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The Different Rules of Magic

August 18, 2017
Casey Nugent
Riveted Editorial Board
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So far I am loving Riveted’s Summer of Supernatural! We’re spending these two weeks celebrating everything mystical, mysterious, or unexplainable with some great free reads and extended excerpts (check them out here!)

One of my favorite things about the different supernatural worlds that these books inhabit is that they all work on their own set of rules. Magic in books comes in all sorts of forms — the magic of Harry Potter is way different from the magic of, say, the Shadowhunters books, or The Last Magician. But there are some common rules in these books that are usually abided by or broken gleefully. In honor of one of my favorite supernatural genres, the magic and fantasy book, I’ve decided to take a closer look at some of the most famous rules of magic, and the books that use or refuse them. Check it out, and let me know what your favorite magical and supernatural books are in the comments below!

 

WANDS OR NO WANDS?

The classic image of magicians is a staple of pop culture — tuxedo, top hat, cape, white rabbit, and a wand. The magic wand actually traces back to old mystical and religious uses, dating as far back as Ancient Egypt. And in tons of high-fantasy worlds, wands are the weapons and tools of the magicians and mages. Books like Harry Potter use classic, handheld wands as tools for dueling and casting spells. But tons of other media stray towards staffs, which are basically just walking-stick sized wands — think Gandalf in Lord of the Rings.

 

MAGICAL SYMBOLS AND ARTIFACTS

If wands aren’t your magic universes thing, then maybe yours uses some other way to project and wield power — like magical artifacts, or symbols. The Potion Diaries has the Talenteds, who are able to choose their own magic items and pick basically whatever — one character, for instance, has a magical pair of gloves. In The Last Magician, Esta’s able to strengthen her time-hopping power using mystical artifacts like Ishtar’s Key to strengthen her power. And the entire plot revolves around a magic book that’s supposed to unlock the secrets of the Brink. The Shadowhunters on the other hand channel magic through runes drawn on their body that grant them special supernatural abilities and powers beyond those of the Mundanes.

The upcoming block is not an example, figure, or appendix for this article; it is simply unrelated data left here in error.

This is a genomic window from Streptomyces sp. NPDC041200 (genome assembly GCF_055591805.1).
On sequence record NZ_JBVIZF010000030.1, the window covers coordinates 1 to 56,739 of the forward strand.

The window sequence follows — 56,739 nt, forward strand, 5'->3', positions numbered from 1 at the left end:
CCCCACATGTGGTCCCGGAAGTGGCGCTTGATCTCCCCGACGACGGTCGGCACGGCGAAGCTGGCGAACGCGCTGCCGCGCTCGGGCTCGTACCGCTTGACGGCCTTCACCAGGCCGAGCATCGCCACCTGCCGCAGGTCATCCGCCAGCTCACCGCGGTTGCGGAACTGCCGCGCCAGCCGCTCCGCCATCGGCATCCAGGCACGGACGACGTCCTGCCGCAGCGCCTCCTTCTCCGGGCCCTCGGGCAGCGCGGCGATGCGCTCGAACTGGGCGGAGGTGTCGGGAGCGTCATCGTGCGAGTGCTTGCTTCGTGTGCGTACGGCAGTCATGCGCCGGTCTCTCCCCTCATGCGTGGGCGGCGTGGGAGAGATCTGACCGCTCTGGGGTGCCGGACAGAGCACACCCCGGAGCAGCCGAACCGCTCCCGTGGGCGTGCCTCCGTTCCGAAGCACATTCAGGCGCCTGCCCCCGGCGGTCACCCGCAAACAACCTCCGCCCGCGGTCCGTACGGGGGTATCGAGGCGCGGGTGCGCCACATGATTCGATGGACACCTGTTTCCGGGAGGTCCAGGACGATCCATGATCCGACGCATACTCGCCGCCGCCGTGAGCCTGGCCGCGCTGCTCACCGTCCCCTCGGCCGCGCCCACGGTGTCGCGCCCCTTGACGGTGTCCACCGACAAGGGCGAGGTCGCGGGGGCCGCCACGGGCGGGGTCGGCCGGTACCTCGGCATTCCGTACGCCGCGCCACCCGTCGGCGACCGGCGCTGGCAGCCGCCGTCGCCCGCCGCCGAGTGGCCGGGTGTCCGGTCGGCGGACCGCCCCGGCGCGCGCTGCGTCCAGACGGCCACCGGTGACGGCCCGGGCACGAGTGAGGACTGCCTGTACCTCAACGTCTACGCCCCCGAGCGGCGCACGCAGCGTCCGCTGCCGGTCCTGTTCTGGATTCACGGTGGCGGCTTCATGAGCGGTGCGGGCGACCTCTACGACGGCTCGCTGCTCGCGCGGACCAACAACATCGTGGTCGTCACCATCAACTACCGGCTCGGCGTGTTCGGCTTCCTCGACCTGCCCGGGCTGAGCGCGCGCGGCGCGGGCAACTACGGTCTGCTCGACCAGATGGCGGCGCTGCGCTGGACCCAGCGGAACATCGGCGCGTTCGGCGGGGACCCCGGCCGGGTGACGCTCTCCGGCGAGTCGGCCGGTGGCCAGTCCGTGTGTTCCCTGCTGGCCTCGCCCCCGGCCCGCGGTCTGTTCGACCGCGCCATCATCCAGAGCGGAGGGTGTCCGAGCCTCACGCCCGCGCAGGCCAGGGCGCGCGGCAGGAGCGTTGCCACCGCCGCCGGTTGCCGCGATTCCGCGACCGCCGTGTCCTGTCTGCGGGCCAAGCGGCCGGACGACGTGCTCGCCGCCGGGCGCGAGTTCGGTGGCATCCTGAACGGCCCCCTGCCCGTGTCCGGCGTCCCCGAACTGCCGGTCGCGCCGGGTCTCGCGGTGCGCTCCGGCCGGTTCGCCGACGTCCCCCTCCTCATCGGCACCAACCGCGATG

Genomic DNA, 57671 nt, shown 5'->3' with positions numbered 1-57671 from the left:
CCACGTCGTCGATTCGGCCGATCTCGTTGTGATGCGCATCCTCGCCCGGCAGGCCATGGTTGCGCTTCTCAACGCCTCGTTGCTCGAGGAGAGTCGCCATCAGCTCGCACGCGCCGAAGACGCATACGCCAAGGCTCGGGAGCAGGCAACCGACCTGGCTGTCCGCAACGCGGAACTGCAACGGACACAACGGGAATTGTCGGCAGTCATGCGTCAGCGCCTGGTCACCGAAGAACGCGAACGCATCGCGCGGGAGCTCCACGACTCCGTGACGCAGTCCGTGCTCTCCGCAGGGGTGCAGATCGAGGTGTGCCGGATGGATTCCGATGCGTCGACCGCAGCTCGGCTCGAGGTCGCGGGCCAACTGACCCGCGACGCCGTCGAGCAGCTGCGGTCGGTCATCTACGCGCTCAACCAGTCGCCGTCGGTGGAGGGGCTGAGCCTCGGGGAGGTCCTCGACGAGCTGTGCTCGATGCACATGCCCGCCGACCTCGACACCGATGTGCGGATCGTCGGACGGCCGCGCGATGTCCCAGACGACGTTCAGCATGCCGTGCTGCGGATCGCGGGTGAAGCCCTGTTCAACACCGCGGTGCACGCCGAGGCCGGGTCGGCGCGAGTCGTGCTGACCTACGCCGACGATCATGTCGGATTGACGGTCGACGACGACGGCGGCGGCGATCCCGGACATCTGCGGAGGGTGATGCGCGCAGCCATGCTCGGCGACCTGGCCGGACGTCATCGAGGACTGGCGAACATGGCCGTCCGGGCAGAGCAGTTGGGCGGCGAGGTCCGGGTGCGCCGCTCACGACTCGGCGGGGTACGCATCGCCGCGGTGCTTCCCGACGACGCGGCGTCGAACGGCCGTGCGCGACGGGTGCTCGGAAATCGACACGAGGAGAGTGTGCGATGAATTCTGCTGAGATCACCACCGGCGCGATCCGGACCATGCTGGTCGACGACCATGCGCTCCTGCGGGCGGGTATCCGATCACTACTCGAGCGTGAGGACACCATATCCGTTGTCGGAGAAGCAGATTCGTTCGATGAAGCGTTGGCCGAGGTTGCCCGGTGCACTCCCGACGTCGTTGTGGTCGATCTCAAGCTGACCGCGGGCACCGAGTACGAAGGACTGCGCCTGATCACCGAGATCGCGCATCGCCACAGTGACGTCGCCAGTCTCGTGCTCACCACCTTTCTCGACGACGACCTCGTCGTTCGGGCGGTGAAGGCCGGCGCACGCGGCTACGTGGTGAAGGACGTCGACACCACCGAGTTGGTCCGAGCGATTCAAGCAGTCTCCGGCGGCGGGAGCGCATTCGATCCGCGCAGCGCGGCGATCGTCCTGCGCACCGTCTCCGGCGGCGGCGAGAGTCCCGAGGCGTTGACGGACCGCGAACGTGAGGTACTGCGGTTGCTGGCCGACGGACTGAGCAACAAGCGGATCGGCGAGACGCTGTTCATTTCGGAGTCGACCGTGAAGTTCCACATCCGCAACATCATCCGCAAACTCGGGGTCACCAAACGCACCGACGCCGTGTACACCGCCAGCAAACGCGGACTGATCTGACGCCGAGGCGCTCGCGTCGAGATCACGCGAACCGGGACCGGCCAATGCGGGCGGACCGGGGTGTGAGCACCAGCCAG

FANTASTIC BEASTS

Some magical worlds are filled with fantastic creatures. For example, in Fate of Flames the world is terrorized by Phantoms, nightmare creatures that can only be defeated by the elemental power wielding Effigies. In the Shadowhunter books all the stories are true — meaning that werewolves, vampires, and faeries all exist — and they’re not all friendly, as Emma Carstairs finds out in Lady Midnight. One of this fall’s most anticipated reads, Enchantment of Ravens (available 9/26!) takes place in a world where there are immortal fair folk who rule the land — and who are basically unfeeling and incapable of creating any sort of craft. And of course, you can’t talk Fantastic Beasts without thinking of Newt Scamander and the Harry Potter universe.

 

 Magic: Law of the Land or Illegal to Wield?

Sometimes the magic folk rule themselves, or inhabit worlds where most or all of the people are magical. Other times, those who wield magic are few and far between, and their powers are feared and persecuted. And sometimes the world falls somewhere in the middle. In The Last Magician for instance, the sinister Order has created the Brink to prevent all magic people from leaving New York City, forcing them to live in the shadows. In the City of Bones magical creatures exist alongside largely oblivious Mundanes, similar to how the Muggles remain largely unaware of the Wizarding World in Harry Potter. And in The Potion Diaries series, the Talenteds and Ordinaries live in harmony each other, aware of each other’s existence and (mostly) at peace.

 

Magic As An Addictive Substance

In some worlds, magic is dangerous because of its power — a power so all-consuming people can actually become addictive to it. People can become consumed by the magic they wield, and it can have destructive effects on them. In Shimmer and Burn (currently a free read on Riveted!) Faris is tasked with smuggling stolen magic across a war-torn country willed with magic addicts who can sense it, crave it, and steal it easily. Similarly, in Buffy the Vampire Slayer Willow is consumed by magic in the sixth season after a tragedy, turning into a bloodthirsty and ruthless killing machine.

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